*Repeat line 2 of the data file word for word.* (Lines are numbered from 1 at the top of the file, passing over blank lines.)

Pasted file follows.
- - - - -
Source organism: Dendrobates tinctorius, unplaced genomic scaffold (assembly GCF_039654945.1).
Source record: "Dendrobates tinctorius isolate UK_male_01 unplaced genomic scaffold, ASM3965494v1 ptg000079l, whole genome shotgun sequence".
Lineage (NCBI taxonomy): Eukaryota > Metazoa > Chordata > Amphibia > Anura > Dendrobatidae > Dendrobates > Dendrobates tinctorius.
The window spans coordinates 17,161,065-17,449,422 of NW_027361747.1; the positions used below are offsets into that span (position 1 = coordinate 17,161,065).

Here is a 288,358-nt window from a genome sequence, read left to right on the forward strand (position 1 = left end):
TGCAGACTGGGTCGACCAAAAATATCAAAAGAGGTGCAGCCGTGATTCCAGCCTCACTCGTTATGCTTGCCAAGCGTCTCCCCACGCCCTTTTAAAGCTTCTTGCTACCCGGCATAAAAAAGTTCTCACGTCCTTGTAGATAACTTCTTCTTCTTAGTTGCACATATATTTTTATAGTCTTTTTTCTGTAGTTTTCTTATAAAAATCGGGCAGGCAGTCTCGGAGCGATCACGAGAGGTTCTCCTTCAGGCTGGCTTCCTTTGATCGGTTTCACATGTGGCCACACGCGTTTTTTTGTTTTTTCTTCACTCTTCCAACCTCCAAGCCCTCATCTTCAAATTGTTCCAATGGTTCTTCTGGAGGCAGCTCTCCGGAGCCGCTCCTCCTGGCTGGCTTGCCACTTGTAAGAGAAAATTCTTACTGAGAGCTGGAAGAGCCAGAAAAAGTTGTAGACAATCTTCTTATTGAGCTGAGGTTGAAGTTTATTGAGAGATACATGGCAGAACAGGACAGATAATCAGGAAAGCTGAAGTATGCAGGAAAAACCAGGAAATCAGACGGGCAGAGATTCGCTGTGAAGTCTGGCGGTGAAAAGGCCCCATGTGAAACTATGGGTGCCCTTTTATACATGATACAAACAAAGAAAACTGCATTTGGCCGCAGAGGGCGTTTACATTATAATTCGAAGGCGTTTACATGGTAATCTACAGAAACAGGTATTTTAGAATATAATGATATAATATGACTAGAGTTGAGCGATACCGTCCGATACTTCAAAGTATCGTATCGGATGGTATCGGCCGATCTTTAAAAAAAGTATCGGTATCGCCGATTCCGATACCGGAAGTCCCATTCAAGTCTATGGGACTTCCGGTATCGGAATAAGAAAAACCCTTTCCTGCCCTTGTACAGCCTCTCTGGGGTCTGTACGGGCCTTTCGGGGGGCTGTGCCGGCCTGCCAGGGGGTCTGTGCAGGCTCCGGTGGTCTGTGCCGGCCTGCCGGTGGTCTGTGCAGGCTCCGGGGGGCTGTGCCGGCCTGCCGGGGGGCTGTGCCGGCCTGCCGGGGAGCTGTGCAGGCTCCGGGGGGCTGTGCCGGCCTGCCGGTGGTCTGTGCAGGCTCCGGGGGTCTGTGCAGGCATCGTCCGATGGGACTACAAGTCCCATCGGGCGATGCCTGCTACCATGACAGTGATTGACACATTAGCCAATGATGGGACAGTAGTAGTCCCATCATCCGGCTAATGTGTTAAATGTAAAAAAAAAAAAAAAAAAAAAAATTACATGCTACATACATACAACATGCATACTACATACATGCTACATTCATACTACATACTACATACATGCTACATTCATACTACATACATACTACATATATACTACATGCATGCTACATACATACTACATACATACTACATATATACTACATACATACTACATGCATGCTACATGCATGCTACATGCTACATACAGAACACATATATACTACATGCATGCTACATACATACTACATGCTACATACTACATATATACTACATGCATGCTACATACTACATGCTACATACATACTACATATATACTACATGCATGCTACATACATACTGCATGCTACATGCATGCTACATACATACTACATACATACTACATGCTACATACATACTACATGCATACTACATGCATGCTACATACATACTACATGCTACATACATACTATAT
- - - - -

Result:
Source record: "Dendrobates tinctorius isolate UK_male_01 unplaced genomic scaffold, ASM3965494v1 ptg000079l, whole genome shotgun sequence".